About 1 year ago, the History Channel had a 1 hour program on the rail industry. In one segment they covered the booming business of the container business. They covered a double stack BNSF train from the LA Harbor to Chicago. They paid particular attention to the pull over the Cajon Pass. The train was about 6500 feet and total tonnage was about 7000 tons. The train was pulled by 4 Genesis ES-44DC. Train had to stopped at the base of the hill to pick up a set of SD-40's. The locomotive engineer said they needed to add the helpers because they would not of made it over the summit because of wheels shipping. I nearly fell out of my chair. I couldn't believe what I was hearing. How could a train with this much state of the art power, with this weight have wheelslip. If you remember from the 70's-80's and early ninties the SD-45's used about 4 units to pull the same of weight over the Cajon. Which brings us to the other reason I believe BNSF asked GE to build this A1A units. They are are inconsistent with maintaining speed and they are slow to pull. GE is trying to correct an inherent problem with their series with a band aid correction. The SD-45 was a very successful unit for the Santa Fe because it proved to the mechanical department that 6 axle unit could pull like a mule and run like a race horse. This was the death null of the 4 axle unit.Union Pacific (UP) has been concentrating their fleet of SD-70ACe's on double stack trains. In fact I read a report in Railway Age the engine of choice for the LA Basin and the UP's own transcom was the SD-70ACe. Why. Because they pull and run very well. I thing you are right to say they are going against the natural strengths of the AC transmission. But I need to say again they will have to address GE main weakness-wheeelslip. They are going to have 4400HP going to a total of 4 axles instead of 6 axles. They will need to add weight to the units like they did in 2001 with CSX AC44 units. The CSX units slipped so badly(Trains had a cover story article on this problem) GE upped the weight from 210,000lbs. to 230,000lbs. CSX calls these units heavies(note: it was strange the article stated that CSX did not have problem with their EMD's SD-70MAC's slipping. But EMD worked with the CSX closely and added weight to their units so they would match the axle load with the GE').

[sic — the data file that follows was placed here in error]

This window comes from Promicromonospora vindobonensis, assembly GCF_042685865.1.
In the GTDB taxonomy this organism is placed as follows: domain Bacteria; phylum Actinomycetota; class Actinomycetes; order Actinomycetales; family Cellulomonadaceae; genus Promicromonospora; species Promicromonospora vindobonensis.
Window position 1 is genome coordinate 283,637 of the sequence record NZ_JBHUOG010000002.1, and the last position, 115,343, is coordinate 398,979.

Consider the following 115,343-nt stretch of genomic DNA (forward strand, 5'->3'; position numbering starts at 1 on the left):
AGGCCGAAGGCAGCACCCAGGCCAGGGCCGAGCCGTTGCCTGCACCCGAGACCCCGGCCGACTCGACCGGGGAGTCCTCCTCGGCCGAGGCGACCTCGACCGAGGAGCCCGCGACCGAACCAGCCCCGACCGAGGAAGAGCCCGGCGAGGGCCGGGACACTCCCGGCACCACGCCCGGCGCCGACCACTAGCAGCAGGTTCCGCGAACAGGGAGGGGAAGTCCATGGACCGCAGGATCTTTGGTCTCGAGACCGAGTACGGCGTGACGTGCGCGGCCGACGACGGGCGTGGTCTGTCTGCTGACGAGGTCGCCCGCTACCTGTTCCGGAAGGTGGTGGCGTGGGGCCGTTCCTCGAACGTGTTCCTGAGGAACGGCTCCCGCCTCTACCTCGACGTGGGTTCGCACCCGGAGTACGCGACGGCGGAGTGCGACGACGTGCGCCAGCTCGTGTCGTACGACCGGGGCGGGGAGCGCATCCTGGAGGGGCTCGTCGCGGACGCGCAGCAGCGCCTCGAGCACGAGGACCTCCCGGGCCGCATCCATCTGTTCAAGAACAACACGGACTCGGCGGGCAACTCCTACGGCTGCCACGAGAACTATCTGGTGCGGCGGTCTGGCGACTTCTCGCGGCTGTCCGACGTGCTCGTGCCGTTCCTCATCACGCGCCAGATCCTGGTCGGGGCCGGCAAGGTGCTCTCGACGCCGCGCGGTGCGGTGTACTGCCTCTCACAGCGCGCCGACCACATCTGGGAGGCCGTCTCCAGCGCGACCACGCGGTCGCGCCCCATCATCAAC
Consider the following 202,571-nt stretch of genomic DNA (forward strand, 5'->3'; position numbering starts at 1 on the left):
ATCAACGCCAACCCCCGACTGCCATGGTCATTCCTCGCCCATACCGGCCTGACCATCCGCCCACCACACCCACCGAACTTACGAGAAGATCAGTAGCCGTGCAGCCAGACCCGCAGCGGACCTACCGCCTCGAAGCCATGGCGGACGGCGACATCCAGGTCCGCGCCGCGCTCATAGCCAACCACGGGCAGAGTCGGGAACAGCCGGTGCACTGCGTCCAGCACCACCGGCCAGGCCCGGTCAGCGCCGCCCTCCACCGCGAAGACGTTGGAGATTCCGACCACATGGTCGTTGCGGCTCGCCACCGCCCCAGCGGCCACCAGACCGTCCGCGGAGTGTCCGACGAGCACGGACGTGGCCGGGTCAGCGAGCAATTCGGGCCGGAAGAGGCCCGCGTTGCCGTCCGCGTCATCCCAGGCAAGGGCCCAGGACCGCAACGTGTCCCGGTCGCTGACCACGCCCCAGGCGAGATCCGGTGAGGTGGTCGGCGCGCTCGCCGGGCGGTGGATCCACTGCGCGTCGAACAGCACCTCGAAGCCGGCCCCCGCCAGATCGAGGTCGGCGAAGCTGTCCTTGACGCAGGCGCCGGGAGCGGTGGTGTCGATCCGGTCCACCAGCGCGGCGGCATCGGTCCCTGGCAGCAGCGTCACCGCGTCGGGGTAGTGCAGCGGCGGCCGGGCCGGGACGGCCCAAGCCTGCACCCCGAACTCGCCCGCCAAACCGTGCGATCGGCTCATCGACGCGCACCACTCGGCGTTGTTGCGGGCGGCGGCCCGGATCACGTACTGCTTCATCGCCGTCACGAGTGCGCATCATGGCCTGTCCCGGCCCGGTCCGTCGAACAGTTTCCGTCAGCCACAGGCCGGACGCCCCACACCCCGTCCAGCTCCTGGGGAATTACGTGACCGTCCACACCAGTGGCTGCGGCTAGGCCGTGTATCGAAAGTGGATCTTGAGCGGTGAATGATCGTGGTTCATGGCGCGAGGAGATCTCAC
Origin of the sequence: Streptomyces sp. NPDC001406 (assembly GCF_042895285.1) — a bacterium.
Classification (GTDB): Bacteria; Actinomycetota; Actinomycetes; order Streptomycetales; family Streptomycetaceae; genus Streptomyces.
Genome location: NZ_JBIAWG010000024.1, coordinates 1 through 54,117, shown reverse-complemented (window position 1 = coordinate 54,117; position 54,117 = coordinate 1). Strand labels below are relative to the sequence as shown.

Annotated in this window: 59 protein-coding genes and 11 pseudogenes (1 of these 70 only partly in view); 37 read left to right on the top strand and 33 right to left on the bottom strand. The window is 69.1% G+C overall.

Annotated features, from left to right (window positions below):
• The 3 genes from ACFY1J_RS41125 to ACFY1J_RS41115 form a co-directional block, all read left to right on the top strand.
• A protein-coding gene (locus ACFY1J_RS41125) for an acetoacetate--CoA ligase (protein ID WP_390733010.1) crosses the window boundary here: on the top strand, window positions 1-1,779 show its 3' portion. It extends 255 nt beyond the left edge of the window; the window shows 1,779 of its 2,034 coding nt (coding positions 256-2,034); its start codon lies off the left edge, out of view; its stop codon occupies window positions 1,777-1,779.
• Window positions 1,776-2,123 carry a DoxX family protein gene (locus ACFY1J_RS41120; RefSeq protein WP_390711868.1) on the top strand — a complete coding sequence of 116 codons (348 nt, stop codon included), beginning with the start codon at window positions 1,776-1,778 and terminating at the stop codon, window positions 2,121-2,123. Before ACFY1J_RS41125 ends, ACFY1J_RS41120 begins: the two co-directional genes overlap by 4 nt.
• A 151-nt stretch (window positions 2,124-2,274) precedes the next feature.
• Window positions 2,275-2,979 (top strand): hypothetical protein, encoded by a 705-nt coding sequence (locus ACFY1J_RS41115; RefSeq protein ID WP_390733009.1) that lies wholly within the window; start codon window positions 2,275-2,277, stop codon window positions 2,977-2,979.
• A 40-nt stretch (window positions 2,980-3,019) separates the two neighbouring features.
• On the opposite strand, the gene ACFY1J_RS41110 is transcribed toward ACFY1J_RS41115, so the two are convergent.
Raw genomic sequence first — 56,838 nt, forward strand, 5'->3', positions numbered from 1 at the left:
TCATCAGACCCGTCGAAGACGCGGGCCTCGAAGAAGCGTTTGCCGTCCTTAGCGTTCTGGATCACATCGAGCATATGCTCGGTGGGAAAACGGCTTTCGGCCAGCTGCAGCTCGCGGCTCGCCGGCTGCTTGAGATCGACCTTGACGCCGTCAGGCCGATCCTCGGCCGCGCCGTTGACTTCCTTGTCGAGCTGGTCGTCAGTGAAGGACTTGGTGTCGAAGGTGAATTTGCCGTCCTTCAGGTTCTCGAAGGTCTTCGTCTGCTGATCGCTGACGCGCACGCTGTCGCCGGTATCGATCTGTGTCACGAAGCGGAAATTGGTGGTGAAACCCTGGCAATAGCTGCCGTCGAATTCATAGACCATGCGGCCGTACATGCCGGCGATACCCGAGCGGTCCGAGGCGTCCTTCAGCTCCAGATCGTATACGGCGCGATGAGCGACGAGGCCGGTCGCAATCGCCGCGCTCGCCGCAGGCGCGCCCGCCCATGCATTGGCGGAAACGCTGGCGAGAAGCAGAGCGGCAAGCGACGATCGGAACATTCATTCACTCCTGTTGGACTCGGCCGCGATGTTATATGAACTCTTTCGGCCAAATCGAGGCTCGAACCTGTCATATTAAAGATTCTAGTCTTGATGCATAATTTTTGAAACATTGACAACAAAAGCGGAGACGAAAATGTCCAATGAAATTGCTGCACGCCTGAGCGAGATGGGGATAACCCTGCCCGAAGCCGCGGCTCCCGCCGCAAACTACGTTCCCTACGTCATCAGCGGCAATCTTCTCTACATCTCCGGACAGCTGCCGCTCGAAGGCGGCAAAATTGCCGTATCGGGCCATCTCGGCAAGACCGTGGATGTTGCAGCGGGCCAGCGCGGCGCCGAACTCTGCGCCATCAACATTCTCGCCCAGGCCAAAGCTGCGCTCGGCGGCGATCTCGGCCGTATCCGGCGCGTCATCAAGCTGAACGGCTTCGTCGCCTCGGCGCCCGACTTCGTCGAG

So I have a feeling GE will weigh down the ES44AC-4 to pick up the adhesion of the units and drop the potential wheelslip. The two extra (dead) axles will allow GE to increase the weight of the locomotives but keep the axle load down.
    Lastly, what is really strange is that Candian National said in a press release recently that they are buying their SD-70-2 units to pull their double-stack traffic out of Vancouver,BC. The managers said the units pull well in the mountains and run well across the plains. Sounds like SD-45-2 is alive and well in 2009.
    Thank you for allowing me to reply to your blog. If you have anything on your mind I would like to hear your thoughts. Thank you again.
    Sincerely,

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  2. I hadn't realized just how much trouble GE has had with wheel-slip - that makes this move all the more puzzling to me. Neither GE nor EMD was particularly successful with their late high-horsepower 4-axle units, and it seems natural that the railroads quickly moved to six axles for even their top intermodals. Heck, I'm surprised that there hasn't been at least more experimental pushes for BB-BB span-bolster units or self-steering D-D units for drag traffic. It's always telling when railroads with strong allegiances to one builder go to the competitor - CSX buying so many of the new SDs for example.
    (your note about the Amtrak 8-40BWs is similarly-interesting - always thought they were an interesting but strangely-allocated units. Now i get why they were so quickly relegated to yard duty.)
    I still would presume that a 4-axle ES44AC lightened just enough to keep the axle-load within tolerances would pull better than these units with wasted axles even if heavier because there would still be less weight on the actual pulling-axles (axle-weight, not total weight matters more, no?). In this case I can see the AC justification, since you do need every bit of traction on a high-horsepower 4 axle, or even A1A unit, but AC costs so much more that I don't see how the cost savings of 2 fewer motors can counteract the extra expense.

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  3. One advantage I could see with AC A1A is the stronger dynamics AC motors offer. BNSF has a rule that if you cannot control train speed with dynamics alone (no air) train speed must be reduced to 55. Perhaps they are thinking AC will make up for the loss of dynamic capability.